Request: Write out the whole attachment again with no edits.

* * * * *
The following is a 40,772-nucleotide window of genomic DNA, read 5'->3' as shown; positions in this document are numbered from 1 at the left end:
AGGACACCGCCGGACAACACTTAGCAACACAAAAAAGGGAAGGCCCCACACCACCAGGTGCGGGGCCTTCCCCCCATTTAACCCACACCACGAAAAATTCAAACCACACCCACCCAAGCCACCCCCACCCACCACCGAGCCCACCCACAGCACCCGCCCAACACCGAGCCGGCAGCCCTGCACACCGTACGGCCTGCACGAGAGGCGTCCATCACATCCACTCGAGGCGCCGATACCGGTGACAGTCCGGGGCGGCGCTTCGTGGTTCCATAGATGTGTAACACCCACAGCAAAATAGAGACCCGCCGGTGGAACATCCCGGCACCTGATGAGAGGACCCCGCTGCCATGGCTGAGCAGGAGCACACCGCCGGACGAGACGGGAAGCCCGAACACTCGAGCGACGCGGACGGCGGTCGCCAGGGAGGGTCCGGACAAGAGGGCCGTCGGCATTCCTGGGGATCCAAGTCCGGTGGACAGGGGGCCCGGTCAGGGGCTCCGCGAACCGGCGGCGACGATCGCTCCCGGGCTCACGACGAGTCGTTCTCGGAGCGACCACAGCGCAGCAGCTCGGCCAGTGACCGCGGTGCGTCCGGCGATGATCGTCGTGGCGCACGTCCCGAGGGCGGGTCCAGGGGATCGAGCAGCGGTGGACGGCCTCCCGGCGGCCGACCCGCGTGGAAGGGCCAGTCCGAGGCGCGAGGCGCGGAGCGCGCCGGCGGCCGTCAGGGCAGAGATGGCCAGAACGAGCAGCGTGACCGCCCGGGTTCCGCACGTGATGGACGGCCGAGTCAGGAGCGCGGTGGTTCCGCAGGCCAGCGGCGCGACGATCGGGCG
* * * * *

The following is a 40,772-nucleotide window of genomic DNA, read 5'->3' as shown; positions in this document are numbered from 1 at the left end:
AGGACACCGCCGGACAACACTTAGCAACACAAAAAAGGGAAGGCCCCACACCACCAGGTGCGGGGCCTTCCCCCCATTTAACCCACACCACGAAAAATTCAAACCACACCCACCCAAGCCACCCCCACCCACCACCGAGCCCACCCACAGCACCCGCCCAACACCGAGCCGGCAGCCCTGCACACCGTACGGCCTGCACGAGAGGCGTCCATCACATCCACTCGAGGCGCCGATACCGGTGACAGTCCGGGGCGGCGCTTCGTGGTTCCATAGATGTGTAACACCCACAGCAAAATAGAGACCCGCCGGTGGAACATCCCGGCACCTGATGAGAGGACCCCGCTGCCATGGCTGAGCAGGAGCACACCGCCGGACGAGACGGGAAGCCCGAACACTCGAGCGACGCGGACGGCGGTCGCCAGGGAGGGTCCGGACAAGAGGGCCGTCGGCATTCCTGGGGATCCAAGTCCGGTGGACAGGGGGCCCGGTCAGGGGCTCCGCGAACCGGCGGCGACGATCGCTCCCGGGCTCACGACGAGTCGTTCTCGGAGCGACCACAGCGCAGCAGCTCGGCCAGTGACCGCGGTGCGTCCGGCGATGATCGTCGTGGCGCACGTCCCGAGGGCGGGTCCAGGGGATCGAGCAGCGGTGGACGGCCTCCCGGCGGCCGACCCGCGTGGAAGGGCCAGTCCGAGGCGCGAGGCGCGGAGCGCGCCGGCGGCCGTCAGGGCAGAGATGGCCAGAACGAGCAGCGTGACCGCCCGGGTTCCGCACGTGATGGACGGCCGAGTCAGGAGCGCGGTGGTTCCGCAGGCCAGCGGCGCGACGATCGGGCG